Like all the best pop bands, Ballboy make it look easy. In some ways, it shouldn't be this good: while their lyrics remain prodigiously stunning, their music is still painted from a slightly limited melodic palette, and the set sort of drifts a bit in its second half as the big Slowdive-y soundscape-y type stuff dominates. But I feel good, and not just for the vodka, not just because a pretty boy tells me he liked my solo set here the other week; for a fair old while I completely forget it's a cold and wet Tuesday night in Birmingham, and you can't ask much more from music than that. 

Pete Popkiss


[Spunge] + Never Heard of It + Graveltrap
21.2.04 - Manchester Academy

Joel Gibb from The Hidden Cameras said it best when he summed up indie gigs as “People standing around in a smoke filled room, laughing at people attempting to dance”. You say it is never going to happen to you, but the transition creeps up on you like a stranger and you find that you are not long into your twenties, when you spend your time cursing a beautiful day waiting for the next Charlatans gig. Tonight, I make my way to a safe observing point as opening act Graveltrap get the fun going with their pleasing brand of emo, ska punk with a sound pitched somewhere between Greenday and tonight’s headliners. The raucous track ‘Getaway’ was the highlight that helped get the party started and some good old fashioned skanking. I find myself two feet nearer to the stage, as a result of what must have been an involuntary act during the first band’s set, as American punks Never Heard Of It hit the stage and their infectious brand of pop punk saw a surge of energy bigger than anything Sellafield has ever seen. They are New Found Glory with better songs, more spirit and soon got the crowd buzzing. 

Right until the moment that the Tewkesbury towny tormentors [Spunge] hit the stage Freud would have been proud of me; I had repressed my desire to have fun as though it was a bitter childhood memory. Then the colourful quintet that have been hailed as the new The Clash bounded onto stage and threw themselves into the society bating; ‘Jump On Demand’ from ‘The Story So Far Album’ that is the 21st century’s answer to ‘Anarchy In The UK’. It was no good I was jumping to the demand of the music and front man Alex Copeland’s captivating vocal style. Coupled with the fact that he has the stage presence of Joe Strummer or Jonny Rotten, as he jovially entertained the crowd all night with self deprecating humour that included an admission that he should be doing what any self respecting farmer from his part of the country is doing; “Shovelling pig shit’. The equally anarchic ‘Go Away’ pleased the crowd craving the older tracks and saw the start of some energetic skanking.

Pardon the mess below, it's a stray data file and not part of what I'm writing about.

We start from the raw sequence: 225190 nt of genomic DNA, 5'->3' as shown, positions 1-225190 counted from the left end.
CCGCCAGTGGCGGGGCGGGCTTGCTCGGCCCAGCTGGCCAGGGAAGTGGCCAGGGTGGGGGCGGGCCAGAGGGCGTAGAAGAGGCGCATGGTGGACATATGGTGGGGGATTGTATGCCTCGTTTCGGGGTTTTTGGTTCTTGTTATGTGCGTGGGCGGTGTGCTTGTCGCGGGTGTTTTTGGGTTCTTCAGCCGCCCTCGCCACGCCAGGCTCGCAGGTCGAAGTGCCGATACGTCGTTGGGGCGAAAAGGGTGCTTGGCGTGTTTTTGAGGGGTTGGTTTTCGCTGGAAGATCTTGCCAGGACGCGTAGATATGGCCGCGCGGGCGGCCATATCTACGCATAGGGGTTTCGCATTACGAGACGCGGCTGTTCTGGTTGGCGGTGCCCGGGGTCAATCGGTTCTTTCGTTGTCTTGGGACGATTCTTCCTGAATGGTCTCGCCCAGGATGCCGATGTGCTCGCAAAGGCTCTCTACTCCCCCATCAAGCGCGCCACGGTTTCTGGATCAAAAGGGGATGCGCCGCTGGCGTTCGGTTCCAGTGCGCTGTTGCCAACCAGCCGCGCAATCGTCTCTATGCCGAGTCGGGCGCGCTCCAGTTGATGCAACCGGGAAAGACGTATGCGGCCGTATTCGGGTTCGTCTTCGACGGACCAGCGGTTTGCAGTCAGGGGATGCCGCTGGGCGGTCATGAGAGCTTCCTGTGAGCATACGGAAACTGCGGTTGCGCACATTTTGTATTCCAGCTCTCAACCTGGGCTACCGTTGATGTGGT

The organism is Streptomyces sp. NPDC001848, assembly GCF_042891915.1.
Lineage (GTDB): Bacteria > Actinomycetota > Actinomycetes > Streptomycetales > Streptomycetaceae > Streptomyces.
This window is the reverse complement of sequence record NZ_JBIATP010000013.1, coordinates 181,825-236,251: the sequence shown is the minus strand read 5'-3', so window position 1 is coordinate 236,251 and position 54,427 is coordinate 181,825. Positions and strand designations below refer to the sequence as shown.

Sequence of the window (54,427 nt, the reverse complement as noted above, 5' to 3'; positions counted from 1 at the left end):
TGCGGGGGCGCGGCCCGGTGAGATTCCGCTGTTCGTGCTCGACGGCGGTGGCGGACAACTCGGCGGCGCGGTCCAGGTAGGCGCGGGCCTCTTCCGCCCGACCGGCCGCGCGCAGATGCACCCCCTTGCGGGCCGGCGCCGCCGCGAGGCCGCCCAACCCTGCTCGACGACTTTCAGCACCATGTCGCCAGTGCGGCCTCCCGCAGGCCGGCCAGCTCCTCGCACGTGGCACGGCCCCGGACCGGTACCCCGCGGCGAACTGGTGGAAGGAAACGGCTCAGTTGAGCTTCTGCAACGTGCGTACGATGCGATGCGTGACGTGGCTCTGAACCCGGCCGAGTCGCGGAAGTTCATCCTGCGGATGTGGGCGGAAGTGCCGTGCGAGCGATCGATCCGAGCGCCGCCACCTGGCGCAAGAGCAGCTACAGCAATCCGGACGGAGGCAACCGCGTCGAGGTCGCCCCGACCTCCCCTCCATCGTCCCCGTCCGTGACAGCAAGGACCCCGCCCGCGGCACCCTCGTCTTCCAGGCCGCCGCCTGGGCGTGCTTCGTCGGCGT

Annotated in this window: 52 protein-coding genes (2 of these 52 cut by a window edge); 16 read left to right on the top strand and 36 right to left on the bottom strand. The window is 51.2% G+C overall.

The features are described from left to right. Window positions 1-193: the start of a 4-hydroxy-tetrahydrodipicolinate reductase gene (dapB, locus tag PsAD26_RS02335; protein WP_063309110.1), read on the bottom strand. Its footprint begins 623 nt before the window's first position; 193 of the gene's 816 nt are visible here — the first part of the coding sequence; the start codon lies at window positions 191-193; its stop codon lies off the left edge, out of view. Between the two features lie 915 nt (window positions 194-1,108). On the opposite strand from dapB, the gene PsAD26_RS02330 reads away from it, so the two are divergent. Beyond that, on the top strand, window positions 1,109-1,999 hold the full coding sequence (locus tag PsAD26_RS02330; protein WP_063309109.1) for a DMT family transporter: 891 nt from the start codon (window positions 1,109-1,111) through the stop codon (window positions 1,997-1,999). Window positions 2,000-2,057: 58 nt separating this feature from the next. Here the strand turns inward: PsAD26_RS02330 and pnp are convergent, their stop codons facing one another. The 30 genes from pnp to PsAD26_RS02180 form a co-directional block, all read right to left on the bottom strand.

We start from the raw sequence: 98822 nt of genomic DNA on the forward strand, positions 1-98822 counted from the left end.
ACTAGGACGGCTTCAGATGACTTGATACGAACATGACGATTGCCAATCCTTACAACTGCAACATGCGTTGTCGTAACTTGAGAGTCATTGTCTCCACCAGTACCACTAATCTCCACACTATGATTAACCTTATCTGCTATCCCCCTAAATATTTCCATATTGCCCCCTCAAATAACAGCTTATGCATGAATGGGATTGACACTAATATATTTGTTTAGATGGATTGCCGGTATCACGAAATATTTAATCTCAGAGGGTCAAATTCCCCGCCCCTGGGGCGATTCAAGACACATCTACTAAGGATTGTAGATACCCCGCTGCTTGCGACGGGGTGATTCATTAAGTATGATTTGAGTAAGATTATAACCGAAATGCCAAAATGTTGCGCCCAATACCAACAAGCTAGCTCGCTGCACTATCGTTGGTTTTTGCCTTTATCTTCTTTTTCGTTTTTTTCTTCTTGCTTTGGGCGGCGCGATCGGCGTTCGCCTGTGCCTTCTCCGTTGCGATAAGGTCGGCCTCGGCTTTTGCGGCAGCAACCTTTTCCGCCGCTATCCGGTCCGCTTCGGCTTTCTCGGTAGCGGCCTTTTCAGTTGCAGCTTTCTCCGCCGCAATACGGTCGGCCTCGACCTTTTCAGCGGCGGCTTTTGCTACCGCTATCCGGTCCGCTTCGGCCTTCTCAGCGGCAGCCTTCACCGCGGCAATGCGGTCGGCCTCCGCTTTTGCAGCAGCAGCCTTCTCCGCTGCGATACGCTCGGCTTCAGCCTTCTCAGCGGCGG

[Spunge} were here to promote their latest album ‘That Should Cover it’ (out 23/02/04 on their own label Dent’ All Records) featuring a heap of skanked up covers and some new tracks. One of the new tracks featured was the intriguingly titled ‘Some Suck, Some Rock’ and proving that they fall into the latter category, they bounced around like a cheque written by Leeds United F.C. Alex’s vocals took on a more reggae sound at times as well. [Spunge] have drawn comparisons with many ska/emo punk band, but seldom has there been a mention of The Levellers when reading or hearing about them. Tracks such as ‘Room For Abuse’ and the ‘Skanking Song’ that were well received certainly warrant such a comparison.  

In a neat touch of originality they took a lead from The Reduced Shakespeare Company, in the middle of the set and condensed a number of covers including ‘Circle In The Sand’ by Belinda Carlisle and ‘Oliver’s Army’ by Elvis Costello into one fun packed song. The nostalgic don’t forget your mates tune ‘Roots’ helped set things up for a frenetic finally and saw some quite graceful dancing in the pit. That is the difference between skanking and moshing you see? The former is more graceful, well that is my excuse anyway. The one hour and a quarter set finished with a neat and shamelessly cheesy rendition of the J Giels Band classic ‘Centrefold’. Even people at the back found their bodies swinging to the hypnotically swinging track that saw a spectacular end to a thoroughly enjoyable band. All credit to [Spunge] for getting everyone, including this indie bore bouncing!